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Article

On the right of being a comparative concept

Linguistic Typology. 2016. Vol. 20. No. 2. P. 403-416.
Lander Yu., Arkadiev P.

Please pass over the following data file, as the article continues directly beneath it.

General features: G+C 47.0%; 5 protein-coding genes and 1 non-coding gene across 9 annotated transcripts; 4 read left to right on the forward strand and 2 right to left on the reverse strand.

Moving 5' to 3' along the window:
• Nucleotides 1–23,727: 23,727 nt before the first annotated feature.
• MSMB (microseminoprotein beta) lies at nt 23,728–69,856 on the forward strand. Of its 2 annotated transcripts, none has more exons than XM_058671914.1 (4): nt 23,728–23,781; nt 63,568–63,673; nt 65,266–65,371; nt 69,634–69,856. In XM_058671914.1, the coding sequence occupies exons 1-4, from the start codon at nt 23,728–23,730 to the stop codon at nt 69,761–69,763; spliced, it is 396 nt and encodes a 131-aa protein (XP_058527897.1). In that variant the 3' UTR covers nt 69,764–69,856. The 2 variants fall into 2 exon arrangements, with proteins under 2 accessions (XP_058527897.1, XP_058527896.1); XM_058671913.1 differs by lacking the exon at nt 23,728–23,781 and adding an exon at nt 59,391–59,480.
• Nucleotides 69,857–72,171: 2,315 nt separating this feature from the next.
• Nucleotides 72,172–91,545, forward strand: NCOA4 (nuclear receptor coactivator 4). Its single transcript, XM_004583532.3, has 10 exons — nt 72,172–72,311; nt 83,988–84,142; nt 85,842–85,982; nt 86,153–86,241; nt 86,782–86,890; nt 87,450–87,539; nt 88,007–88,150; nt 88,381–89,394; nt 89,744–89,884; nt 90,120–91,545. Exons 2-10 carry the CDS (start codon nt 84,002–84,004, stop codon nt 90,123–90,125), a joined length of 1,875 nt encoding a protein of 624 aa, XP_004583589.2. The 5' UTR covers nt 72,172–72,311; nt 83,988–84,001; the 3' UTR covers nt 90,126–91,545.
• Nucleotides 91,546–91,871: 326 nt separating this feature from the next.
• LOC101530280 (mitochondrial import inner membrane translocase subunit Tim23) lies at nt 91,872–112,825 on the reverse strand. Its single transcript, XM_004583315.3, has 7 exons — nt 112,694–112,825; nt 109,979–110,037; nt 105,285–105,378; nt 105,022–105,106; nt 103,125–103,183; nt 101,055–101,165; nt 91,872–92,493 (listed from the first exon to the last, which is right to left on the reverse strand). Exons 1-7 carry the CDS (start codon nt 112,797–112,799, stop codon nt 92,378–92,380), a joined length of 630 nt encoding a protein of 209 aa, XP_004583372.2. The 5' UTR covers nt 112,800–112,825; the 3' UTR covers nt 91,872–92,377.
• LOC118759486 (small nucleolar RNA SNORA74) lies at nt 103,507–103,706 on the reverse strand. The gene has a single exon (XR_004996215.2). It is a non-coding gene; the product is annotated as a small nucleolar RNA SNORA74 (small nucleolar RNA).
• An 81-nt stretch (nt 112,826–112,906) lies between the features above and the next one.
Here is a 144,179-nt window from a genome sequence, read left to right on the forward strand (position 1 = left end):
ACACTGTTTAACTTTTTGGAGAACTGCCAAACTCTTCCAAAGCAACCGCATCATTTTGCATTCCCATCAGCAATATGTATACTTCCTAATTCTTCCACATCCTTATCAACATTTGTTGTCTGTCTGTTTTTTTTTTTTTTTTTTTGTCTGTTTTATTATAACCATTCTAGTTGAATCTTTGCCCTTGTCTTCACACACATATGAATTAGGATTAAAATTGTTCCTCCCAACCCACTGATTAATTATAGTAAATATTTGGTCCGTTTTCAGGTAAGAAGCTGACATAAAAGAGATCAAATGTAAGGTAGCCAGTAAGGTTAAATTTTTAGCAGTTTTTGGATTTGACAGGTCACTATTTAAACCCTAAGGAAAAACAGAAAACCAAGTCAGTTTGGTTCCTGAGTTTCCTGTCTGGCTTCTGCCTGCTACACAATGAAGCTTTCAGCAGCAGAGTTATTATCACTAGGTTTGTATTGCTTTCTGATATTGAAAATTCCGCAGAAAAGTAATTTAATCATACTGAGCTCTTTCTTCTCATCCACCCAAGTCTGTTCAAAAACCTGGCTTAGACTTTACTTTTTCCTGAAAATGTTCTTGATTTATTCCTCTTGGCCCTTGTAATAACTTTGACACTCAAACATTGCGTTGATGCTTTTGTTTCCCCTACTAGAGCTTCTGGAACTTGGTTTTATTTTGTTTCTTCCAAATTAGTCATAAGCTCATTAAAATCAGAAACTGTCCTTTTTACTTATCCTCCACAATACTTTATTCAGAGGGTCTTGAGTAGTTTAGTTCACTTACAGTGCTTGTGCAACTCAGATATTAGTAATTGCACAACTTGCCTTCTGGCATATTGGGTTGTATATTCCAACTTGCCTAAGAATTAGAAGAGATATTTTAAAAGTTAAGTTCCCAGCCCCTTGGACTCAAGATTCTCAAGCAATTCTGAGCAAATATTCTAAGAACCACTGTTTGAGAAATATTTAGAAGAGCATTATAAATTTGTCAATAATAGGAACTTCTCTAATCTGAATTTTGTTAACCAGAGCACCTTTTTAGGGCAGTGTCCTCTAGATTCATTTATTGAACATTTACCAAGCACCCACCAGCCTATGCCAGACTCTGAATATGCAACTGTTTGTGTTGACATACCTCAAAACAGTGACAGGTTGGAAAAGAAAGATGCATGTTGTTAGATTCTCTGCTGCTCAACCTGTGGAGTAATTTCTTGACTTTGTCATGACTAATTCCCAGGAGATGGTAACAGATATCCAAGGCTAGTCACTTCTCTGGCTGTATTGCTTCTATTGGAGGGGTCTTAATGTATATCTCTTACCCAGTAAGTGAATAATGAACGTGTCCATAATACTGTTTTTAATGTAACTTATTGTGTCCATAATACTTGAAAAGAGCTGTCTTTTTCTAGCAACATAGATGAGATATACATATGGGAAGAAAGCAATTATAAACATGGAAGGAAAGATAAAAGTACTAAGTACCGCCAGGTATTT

We provide a critical review of the distinction between “comparative concepts” and “descriptive categories”, showing that in current typological practice the former are usually dependent on the latter and are often vague, being organized around prototypes rather than having sharp boundaries. We also propose a classification of comparative concepts, arguing that their definitions can be based on similarities between languages, on differences between languages, as well as admittedly be “blind” to language-particilar facts. We conclude that, first, comparative concepts and descriptive categories are not so sharply ontologically distinct as some typologists would like to have it, and, second, that attempts at a “non-aprioristic” approach to linguistic description and language typology are more an illusion than reality or even desideratum.